I wanted to bring this to as many people’s attention as possible, so I put together a brief mini episode of the Kate Bush Fan Podcast to do just that!

You can subscribe to the Kate Bush Fan Podcast on iTunes or on any podcast app you happen to use, such as Stitcher or Tunein or listen below on Soundcloud.

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More reviews for Kate Bush Remastered and How To Be Invisible!

Kate Bush Remastered CD Box 1The January 2019 edition of Classic Pop magazine (out now) has ranked the Kate Bush Remastered Part 1 CD Box as the 3rd best reissue of 2018: “The end of the year saw a tremendous reissue of Kate Bush’s back catalogue in its entirety and here was the pick, collecting her albums from 1978’s The Kick Inside to 1993’s The Red Shoes. Fifteen years of insatiable, mystical folk-pop from this most quixotic of artists – here was a dreaming indeed.”  

Meanwhile Billboard Magazine has included Kate’s Remastered box sets in their Top Ten of the best reissues of 2018. Ron Hart writes: “By pop parameters, remastering the catalog of Kate Bush is like trying to do a restoration on the ceiling of the Sistine Chapel — how do you improve upon perfection? But across these two extraordinary box sets, the British visionary’s recorded output has never looked or sounded better, while a four-disc collection of extras — though in many ways incomplete with the absence of such crucial fan favorites as the 12-inch mixes from her The Red Shoes era and the material comprising the 1979 On Stage EP — is nevertheless a treasure trove filled with such rare treats as the previously unreleased 1975 composition “Humming” and a version of Marvin Gaye’s “Sexual Healing” that was originally recorded in 1994 with Irish musician Davy Spillane and wasn’t officially released until 2005 when it served as the b-side for the Aerial single “King of the Mountain.”

Kate Bush Remastered Part 2

Australian site, Your Music Radar, has a great article on the remasters here by Brian Parker. Brian says: “Kate has continued to make brilliant, inspiring albums, and has recently remastered all her back catalogue on her own record label, Fish People. For a woman that has always seemed reluctant to look back, the remastering of all her albums was long overdue. How can you make perfection, sound more perfect? And the result? It’s a sonic dream. Rather than making the tracks louder, Kate (with James Guthrie) has focussed on clarity, making the albums sound more crisp. Little subtleties like harder sounding drums, clearer backing vocals, crisper synth motifs. It feels as if a fresh breath of air has been injected into the albums, making them sound more vibrant, colourful, and breathing life into all her vignettes abundant from her imaginative mind.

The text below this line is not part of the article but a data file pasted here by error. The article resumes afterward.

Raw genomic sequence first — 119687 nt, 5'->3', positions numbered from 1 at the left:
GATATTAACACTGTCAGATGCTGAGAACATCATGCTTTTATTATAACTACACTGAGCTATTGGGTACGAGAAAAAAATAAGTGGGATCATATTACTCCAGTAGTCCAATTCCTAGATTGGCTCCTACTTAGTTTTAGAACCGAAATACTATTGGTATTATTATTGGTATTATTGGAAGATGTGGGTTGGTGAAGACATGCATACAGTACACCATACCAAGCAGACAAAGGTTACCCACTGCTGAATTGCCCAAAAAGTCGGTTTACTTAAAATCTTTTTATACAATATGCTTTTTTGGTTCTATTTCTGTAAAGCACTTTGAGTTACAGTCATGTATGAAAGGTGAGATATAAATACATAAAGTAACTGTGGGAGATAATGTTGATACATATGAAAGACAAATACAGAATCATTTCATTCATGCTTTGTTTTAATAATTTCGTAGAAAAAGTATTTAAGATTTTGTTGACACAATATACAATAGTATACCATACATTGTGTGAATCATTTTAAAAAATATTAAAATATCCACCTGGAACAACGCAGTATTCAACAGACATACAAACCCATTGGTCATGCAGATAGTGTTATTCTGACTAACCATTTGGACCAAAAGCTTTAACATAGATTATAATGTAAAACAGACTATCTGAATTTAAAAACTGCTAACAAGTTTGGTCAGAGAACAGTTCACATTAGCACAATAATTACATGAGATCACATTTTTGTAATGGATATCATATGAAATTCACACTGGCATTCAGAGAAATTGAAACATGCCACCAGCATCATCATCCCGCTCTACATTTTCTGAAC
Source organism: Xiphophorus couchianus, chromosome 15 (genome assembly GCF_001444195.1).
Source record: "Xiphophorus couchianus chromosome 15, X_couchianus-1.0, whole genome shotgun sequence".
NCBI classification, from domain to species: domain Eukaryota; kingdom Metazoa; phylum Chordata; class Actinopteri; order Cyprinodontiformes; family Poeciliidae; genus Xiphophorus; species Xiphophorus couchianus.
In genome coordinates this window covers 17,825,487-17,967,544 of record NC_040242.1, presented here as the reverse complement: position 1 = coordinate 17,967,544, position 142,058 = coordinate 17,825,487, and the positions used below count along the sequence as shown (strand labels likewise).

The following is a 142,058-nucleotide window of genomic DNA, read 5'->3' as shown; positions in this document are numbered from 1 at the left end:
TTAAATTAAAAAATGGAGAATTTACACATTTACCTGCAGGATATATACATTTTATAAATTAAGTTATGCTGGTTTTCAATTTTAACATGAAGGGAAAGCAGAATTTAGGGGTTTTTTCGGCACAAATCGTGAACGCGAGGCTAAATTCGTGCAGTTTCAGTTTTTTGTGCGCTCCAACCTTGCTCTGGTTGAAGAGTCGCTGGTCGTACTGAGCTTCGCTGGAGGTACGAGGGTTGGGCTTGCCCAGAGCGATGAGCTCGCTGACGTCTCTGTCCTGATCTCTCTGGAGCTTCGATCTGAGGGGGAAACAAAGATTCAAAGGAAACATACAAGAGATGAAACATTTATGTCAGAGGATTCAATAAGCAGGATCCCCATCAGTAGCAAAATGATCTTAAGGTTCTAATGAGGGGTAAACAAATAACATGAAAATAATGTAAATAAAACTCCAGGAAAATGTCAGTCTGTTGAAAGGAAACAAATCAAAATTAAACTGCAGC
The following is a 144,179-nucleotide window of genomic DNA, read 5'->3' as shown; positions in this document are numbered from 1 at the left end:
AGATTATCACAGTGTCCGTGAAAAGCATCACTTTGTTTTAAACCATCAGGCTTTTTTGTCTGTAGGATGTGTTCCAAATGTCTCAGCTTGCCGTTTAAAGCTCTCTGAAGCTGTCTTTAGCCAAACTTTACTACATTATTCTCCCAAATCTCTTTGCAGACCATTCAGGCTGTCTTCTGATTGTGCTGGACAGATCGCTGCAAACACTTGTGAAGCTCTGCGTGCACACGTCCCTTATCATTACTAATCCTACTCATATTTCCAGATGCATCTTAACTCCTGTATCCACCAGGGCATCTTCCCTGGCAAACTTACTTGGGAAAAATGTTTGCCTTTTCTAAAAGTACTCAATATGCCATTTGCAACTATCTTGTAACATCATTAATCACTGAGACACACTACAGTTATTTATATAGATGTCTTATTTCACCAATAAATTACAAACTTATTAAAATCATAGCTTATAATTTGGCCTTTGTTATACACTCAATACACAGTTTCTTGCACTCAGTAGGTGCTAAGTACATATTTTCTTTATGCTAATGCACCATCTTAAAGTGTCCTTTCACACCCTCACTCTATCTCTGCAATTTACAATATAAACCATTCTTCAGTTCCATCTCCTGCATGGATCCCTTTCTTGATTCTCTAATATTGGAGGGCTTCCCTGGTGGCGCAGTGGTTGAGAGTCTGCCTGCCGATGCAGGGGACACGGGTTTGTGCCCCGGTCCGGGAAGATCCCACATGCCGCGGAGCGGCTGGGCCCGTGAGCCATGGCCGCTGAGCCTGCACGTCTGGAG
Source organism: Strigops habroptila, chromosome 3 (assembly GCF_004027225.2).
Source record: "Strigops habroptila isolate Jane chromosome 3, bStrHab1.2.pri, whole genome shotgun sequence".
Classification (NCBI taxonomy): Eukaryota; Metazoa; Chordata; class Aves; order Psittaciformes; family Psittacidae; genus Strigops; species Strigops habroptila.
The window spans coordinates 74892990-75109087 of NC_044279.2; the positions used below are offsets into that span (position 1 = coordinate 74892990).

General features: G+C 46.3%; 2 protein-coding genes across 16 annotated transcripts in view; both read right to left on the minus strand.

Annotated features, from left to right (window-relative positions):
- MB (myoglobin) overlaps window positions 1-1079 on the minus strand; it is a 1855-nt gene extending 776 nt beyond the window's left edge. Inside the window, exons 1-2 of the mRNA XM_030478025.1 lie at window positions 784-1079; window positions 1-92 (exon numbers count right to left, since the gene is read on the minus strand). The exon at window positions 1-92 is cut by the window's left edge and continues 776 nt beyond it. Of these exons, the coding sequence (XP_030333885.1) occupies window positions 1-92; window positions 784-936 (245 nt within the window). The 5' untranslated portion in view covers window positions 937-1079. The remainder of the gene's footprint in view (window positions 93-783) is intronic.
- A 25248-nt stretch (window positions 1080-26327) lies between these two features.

Both the CDs and vinyls are lavishly packaged. They can either be purchased individually, or in four vinyl and two CD boxsets. She has pulled together b-sides, 12″ mixes and some other rarities as well (including a song called ‘Humming’ that has never been released in any format, which was recorded from the same early sessions as ‘The Man With The Child In His Eyes’). For some reason she has emitted the Kate Bush on Stage EP (which contained tracks from her first 1979 tour), and the amazing b-side from ‘The Big Sky’ called ‘Not This Time’ – okay these are only tiny gripes. The thing is the remastered albums serve a reminder of what a singular and extraordinary talent she is – a testament to artists not to compromise, stay true to your muse, whilst at the same time valuing your privacy and giving the corporate-ness of the music industry a two fingered salute. She did it her way.”

Stuart MaconieWell-known UK music journalist and BBC 6Music presenter, Stuart Maconie, has often reviewed Kate’s work over the years, and in his recent column in the Waitrose Weekend UK free newspaper he doesn’t hold back in his praise:          

“As a creator, Kate Bush is as monumental as the Great Pyramid makers and the results are just as awe-inspiring and enduring. Because Kate doesn’t like to rush things, her albums come around at intervals roughly between the Football World Cup and the appearance of Halley’s Comet. This means that its possible to chart one’s life alongside them. I certainly can. I was a music-drunk teenager when I first saw and heard her at the time of Wuthering Heights and The Kick Inside and was instantly besotted. By Hounds Of Love, I was floundering on the dole in Essex and Wigan. The Red Shoes found me actually with her in a studio in North London, chatting about it for a music magazine, my fortunes having changed somewhat. T S Eliot’s Prufrock measured out his life in coffee spoons, I’ve done it with Kate Bush albums.